Kim Dority: Rethinking Information Work
Graduates of the University of Denver's Library and Information Science (LIS) program are prepared to enter the work force as highly-qualified public, private, or school librarians, but that's not all they can do with their skills, contends Kim Dority, '82, Library and Information Science.
"Most students who enter the program have a fairly clear, and also a fairly narrow, idea of what you can do with that degree," Dority explains. She helps students to reframe how they look at the skill set provided in the LIS program and to consider the much broader set of opportunities available to them than they might otherwise. "They don't have to take a job that has already been defined for them. In the future, I think that people who can create their own jobs will define where the opportunities are and how they can best meet the needs of those opportunities."
Dority believes in "rethinking information work," which happens to be the title of
her new book released last quarter. The book is the result of nearly ten years of
research and student feedback from the University of Denver class she teaches as an
adjunct faculty member, Alternative Careers for Library Science Students.
When Dority began the class in 1998, there was no textbook to use as a resource in teaching, so she made it up as she went along. She says that LIS graduates have historically been limited to careers in librarianship, but she wants students and graduates to realize how much self-direction and independence they can exercise in their careers.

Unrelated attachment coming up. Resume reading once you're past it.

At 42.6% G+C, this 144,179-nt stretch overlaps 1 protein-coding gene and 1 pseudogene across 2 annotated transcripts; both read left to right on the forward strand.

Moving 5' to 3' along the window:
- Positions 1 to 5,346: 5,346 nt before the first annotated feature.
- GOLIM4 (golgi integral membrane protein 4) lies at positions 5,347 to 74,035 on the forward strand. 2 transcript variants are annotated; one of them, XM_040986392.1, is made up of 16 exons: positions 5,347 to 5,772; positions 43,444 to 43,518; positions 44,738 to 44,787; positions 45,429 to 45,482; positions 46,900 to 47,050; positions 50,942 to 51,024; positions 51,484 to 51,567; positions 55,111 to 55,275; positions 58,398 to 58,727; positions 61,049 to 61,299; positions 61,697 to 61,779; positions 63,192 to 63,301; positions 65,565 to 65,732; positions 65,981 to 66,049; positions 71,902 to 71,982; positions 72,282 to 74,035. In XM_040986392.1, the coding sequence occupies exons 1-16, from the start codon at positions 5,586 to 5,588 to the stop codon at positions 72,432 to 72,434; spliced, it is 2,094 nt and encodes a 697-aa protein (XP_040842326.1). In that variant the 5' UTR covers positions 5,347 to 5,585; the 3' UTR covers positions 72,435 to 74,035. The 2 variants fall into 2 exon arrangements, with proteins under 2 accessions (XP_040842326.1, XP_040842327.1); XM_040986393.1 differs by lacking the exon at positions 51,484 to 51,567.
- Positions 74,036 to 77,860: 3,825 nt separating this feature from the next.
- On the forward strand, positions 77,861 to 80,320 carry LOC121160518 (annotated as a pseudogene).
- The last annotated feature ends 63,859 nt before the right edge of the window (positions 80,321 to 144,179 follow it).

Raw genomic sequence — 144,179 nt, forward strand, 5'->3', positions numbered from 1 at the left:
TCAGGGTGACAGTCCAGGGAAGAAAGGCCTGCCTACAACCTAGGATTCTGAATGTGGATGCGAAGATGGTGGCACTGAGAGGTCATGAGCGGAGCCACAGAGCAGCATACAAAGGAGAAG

Dority is uniquely suited to provide students with this perspective. Her own experience is littered with opportunities that she created for herself. After graduating with a BA in comparative literature from the University of California at Irvine and a master's from DU's original LIS program, she worked in a variety of information-related careers, including publishing, research, writing, and editing.
Eventually, she was hired by Jones International to take their cable television dictionary to market. This led her to a position in which she served as information assistant to the cable industry's Glenn Jones, CEO of Jones Intercable and Jones International — a position she describes as being an "information scout."
"Up to that point, I'd never heard of such a thing, and it was a lot of fun," she says. From there, it was a natural step to assist with the formation of Jones International University, the first accredited online university. She was faced with the daunting task of compiling and providing the first-ever virtual library. After she accomplished this, she was asked to come on board with the university full time and turn this new virtual library into a product that could be marketed and licensed to other online institutions, which she did. The product, E-Global Library, is still in use today.
When DU began the process of designing its new LIS program in the mid-1990's, Dority helped in an advisory capacity. She eventually served as interim director of the program and designed her class on alternative career paths. Today, she serves on DU's LIS program advisory board and works at her own company, G.K. Dority and Associates. She provides consultation services in information and content development strategies, concepts she learned at DU and developed throughout her career.
"The LIS degree is incredibly diverse," Dority says. "If students are willing to go beyond the expectations set for them and the profession, they can do anything they want to do. I want to give them the confidence and tools to know they can do that."